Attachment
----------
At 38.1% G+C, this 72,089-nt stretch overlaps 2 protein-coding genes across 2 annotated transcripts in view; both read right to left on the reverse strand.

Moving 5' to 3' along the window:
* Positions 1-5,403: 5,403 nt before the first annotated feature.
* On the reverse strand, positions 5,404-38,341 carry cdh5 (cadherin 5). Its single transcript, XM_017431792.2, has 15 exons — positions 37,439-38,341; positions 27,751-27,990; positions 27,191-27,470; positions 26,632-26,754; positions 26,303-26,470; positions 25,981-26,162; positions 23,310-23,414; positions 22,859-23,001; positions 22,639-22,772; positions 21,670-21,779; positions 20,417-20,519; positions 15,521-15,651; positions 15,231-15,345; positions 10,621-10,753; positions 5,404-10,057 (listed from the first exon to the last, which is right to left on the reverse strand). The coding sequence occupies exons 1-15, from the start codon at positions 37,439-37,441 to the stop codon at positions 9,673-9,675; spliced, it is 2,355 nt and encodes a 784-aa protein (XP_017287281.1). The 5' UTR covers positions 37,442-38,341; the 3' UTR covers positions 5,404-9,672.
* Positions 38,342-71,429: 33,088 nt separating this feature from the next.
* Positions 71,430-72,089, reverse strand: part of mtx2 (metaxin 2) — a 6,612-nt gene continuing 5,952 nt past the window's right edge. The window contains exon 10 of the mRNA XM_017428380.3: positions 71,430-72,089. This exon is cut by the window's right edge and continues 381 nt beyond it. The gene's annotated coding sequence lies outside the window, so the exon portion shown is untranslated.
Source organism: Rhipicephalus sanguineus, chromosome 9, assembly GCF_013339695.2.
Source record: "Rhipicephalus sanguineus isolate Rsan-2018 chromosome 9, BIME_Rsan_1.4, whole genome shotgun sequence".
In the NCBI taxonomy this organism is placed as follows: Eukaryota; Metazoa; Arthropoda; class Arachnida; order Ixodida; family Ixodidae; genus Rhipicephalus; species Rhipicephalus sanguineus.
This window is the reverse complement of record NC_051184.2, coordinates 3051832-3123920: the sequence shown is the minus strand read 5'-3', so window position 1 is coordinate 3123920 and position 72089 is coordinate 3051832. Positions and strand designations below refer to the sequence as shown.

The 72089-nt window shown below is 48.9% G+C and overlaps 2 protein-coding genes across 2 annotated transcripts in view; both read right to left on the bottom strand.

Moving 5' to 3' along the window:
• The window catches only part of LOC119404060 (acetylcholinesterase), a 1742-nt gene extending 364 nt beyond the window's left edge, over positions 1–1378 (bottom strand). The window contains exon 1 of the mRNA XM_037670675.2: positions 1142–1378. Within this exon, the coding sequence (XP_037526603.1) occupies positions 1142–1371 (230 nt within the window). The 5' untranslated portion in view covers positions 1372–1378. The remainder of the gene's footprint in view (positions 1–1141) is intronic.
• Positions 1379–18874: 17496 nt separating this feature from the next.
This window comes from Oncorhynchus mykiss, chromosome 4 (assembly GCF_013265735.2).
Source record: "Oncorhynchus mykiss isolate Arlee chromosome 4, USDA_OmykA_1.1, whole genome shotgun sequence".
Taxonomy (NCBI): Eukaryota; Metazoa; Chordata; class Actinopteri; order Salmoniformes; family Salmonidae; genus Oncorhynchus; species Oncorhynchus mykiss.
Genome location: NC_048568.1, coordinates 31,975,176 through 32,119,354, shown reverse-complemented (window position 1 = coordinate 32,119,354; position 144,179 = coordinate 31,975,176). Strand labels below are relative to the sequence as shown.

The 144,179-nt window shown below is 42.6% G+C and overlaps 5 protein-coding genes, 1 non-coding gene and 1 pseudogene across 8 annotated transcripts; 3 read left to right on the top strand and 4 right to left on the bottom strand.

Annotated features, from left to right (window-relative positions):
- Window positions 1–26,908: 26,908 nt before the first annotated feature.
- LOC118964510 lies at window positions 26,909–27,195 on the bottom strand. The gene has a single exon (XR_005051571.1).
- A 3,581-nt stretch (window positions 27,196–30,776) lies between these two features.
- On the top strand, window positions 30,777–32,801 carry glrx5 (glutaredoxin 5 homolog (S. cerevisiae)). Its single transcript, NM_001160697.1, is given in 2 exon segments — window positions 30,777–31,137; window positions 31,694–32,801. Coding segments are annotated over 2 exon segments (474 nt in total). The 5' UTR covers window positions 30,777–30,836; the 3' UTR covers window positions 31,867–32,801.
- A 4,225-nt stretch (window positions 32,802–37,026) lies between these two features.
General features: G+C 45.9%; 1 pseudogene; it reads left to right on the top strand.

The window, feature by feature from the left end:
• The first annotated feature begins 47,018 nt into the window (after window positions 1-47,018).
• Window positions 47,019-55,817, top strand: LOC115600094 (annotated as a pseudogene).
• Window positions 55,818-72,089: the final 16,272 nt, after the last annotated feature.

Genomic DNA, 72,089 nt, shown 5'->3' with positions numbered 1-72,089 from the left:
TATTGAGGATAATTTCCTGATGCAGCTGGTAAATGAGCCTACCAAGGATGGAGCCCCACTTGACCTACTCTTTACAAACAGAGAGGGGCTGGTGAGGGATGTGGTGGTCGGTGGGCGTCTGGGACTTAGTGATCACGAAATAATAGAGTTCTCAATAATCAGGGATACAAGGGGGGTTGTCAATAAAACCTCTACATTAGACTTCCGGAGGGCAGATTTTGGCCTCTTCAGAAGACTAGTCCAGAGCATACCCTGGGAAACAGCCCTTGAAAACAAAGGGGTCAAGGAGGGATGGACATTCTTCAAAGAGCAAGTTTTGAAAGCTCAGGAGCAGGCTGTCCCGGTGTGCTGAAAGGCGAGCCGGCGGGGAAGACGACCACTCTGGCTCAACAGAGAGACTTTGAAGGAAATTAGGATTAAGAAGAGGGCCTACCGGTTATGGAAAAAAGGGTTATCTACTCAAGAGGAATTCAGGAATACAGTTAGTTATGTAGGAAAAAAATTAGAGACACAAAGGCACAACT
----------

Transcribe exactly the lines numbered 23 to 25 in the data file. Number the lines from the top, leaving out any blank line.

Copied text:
- A 3,581-nt stretch (window positions 27,196–30,776) lies between these two features.
- On the top strand, window positions 30,777–32,801 carry glrx5 (glutaredoxin 5 homolog (S. cerevisiae)). Its single transcript, NM_001160697.1, is given in 2 exon segments — window positions 30,777–31,137; window positions 31,694–32,801. Coding segments are annotated over 2 exon segments (474 nt in total). The 5' UTR covers window positions 30,777–30,836; the 3' UTR covers window positions 31,867–32,801.
- A 4,225-nt stretch (window positions 32,802–37,026) lies between these two features.